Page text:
Fort Drum, New York
I once spent 18 months supervising small-arms ranges with about 20 other Army retirees. Our experience indicated that range safety is directly related to the quality of unit firing-line safeties.
We observed active-duty, Reserve and National Guard units. One commonality among them was that they often paid little attention to the qualifications of their firing-line safeties. Instead, the primary consideration was, “Who is available right now?” Most unit leadership understood firing-line safeties must be a specialist or higher rank; however, few leaders took time to brief them on their specific firing-line responsibilities. Seldom was anyone designated to supervise firing-line safeties, although range safety officers and officers in charge are designated by Army Regulation 385-63.
This problem was illustrated on an M16 range. During a 10-day span, three Soldiers left the firing line with a chambered round in their rifles. These Soldiers walked across the range complex to a classroom, totally unaware of the chambered rounds. Fortunately, an alert unit leader or range safety officer spotted the problem and immediately cleared the weapon in each instance. Three serious accidents with tragic consequences could have occurred had the chambered rounds not been discovered.
All unit leaders, range officers in charge and range safety officers must be aware of this systemic problem. It is their responsibility to brief firing-line safeties before they assume their duties and supervise them during the range exercise. Also, range standing operating procedures should include a specific briefing for firing-line safeties. The unit officers in charge or noncommissioned officers in charge should give this brief and include the following topics:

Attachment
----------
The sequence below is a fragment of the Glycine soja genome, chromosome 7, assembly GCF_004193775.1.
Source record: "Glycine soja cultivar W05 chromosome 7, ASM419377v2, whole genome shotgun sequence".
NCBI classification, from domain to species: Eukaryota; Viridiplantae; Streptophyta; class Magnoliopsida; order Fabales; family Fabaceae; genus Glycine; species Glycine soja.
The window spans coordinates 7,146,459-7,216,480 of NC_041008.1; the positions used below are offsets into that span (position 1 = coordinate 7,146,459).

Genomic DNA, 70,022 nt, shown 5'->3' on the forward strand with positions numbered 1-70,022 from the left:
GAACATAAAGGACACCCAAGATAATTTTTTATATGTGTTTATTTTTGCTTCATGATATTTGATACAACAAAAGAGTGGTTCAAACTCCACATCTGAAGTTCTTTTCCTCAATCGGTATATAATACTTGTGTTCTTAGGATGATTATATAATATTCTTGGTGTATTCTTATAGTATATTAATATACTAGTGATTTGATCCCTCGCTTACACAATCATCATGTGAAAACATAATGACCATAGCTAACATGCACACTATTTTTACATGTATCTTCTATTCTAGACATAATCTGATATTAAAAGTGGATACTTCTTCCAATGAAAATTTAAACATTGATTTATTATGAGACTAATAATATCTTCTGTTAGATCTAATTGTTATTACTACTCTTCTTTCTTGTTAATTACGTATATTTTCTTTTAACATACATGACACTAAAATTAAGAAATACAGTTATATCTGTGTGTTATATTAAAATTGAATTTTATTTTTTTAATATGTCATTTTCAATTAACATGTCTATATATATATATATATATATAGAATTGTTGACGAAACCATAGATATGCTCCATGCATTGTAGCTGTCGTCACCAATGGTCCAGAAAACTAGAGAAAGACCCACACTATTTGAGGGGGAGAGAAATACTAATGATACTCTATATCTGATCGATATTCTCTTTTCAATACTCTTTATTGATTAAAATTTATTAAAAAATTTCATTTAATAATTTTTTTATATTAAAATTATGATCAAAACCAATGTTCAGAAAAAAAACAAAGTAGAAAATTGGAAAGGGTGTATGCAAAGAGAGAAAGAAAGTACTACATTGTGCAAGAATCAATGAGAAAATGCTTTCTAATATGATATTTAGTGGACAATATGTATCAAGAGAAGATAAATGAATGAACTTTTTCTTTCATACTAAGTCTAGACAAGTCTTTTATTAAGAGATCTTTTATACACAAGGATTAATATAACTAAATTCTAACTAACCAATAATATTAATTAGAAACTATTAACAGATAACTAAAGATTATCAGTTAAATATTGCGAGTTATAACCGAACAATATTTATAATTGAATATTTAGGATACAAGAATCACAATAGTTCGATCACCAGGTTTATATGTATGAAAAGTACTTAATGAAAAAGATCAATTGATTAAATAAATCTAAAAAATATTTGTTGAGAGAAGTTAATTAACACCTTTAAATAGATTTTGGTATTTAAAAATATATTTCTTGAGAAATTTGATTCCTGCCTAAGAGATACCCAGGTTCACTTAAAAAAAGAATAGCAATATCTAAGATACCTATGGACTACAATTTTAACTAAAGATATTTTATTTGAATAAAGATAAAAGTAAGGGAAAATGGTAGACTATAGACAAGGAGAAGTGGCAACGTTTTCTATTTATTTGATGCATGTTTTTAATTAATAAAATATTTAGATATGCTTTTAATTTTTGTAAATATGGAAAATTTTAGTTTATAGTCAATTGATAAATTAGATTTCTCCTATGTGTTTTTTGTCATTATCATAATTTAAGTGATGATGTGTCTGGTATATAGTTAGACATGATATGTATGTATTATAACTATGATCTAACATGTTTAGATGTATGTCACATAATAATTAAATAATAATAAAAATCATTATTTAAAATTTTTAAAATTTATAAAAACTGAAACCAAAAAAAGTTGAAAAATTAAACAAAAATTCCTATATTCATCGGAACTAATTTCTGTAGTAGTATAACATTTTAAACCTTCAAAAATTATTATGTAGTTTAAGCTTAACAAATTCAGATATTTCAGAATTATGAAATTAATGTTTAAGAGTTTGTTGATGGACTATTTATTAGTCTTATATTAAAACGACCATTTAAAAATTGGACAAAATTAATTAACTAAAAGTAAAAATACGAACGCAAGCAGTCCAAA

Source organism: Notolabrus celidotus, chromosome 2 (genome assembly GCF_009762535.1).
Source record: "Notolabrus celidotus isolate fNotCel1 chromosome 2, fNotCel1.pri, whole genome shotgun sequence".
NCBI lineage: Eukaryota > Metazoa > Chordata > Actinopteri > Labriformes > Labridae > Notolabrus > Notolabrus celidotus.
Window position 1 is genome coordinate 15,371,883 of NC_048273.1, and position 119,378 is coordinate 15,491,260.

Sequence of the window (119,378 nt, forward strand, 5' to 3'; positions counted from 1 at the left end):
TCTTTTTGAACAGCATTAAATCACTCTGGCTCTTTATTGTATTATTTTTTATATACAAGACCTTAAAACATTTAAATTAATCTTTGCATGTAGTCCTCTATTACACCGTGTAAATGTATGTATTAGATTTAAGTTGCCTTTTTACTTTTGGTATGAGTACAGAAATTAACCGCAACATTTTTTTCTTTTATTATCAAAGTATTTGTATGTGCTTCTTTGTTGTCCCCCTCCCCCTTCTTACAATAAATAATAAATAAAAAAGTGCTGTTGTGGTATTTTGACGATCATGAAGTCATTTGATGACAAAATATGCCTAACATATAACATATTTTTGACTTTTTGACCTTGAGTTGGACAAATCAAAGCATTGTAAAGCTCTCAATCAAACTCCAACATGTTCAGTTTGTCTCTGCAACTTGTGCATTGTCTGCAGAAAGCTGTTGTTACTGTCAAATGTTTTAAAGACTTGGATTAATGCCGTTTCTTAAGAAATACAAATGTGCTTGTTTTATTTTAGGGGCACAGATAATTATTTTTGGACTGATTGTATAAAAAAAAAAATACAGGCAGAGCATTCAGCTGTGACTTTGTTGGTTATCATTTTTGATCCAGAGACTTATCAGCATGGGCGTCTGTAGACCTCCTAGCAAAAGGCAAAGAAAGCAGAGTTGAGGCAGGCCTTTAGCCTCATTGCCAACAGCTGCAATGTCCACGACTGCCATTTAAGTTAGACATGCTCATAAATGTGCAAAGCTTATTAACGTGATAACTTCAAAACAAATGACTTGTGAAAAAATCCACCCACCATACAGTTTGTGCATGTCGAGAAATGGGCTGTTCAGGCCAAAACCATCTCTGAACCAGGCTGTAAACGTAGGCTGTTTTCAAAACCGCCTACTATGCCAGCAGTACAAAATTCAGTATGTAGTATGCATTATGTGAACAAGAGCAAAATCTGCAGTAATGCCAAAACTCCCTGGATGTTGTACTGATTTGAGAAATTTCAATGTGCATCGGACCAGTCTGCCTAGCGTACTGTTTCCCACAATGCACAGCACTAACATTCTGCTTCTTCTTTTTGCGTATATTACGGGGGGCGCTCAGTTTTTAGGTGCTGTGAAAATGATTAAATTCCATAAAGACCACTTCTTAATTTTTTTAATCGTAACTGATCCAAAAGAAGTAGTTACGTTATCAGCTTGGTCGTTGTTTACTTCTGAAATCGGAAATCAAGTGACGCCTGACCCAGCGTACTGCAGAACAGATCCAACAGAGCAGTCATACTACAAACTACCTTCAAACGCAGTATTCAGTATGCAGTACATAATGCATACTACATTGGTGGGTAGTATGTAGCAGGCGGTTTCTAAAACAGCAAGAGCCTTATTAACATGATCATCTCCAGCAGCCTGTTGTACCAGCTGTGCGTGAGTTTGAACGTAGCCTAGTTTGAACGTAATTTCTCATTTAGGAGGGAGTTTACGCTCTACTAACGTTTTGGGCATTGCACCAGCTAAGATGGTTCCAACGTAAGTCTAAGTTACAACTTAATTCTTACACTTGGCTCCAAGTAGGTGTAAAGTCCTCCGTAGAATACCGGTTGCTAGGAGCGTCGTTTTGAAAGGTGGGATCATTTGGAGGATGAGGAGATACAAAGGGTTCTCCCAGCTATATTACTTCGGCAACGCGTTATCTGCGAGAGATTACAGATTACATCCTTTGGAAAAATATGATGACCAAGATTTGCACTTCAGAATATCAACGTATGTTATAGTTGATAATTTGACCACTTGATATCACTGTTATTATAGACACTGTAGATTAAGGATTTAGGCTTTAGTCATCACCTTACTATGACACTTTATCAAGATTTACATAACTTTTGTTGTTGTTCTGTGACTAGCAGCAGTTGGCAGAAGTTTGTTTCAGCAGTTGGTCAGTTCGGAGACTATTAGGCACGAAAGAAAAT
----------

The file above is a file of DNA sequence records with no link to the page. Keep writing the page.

• Firing-line safeties must know the exact firing positions for which they are responsible. A good ratio, or span of control, is one safety per two or three shooters.
• Firing-line safeties must be aware of any inexperienced shooters on the line. Inexperienced shooters raise the probability of an accident and must be supervised accordingly.
• All means of communication — paddles, arm signals and verbal commands — must be understood clearly. Handheld radios also may be necessary for communication.
• All firing-line safeties must loudly and clearly repeat the tower’s firing commands. This process helps each shooter keep their focus downrange. Firing-line safeties must ensure each shooter stays within the firing commands and that their weapon is pointed up and downrange.
• Firing-line safeties must keep their focus on the firing line and intervene immediately when a shooter has a problem. During M16 qualification, Soldiers must keep their weapons operational; however, an inexperienced shooter attempting to clear a weapon represents an immediate hazard.
• Firing-line safeties must rod each weapon as the shooter enters and exits the firing line. According to AR 385-63, the range safety officer is responsible for ensuring all weapons are clear before and after the range exercise.
• Firing-line safeties should be qualified on the weapon(s) they are supervising.
Being a firing-line safety is one of the most important jobs in the Army today. The loss of a Soldier on the range at home is just as devastating as a combat loss in theater. Show these Soldiers what right looks like and give them the skills to make it home from the fight.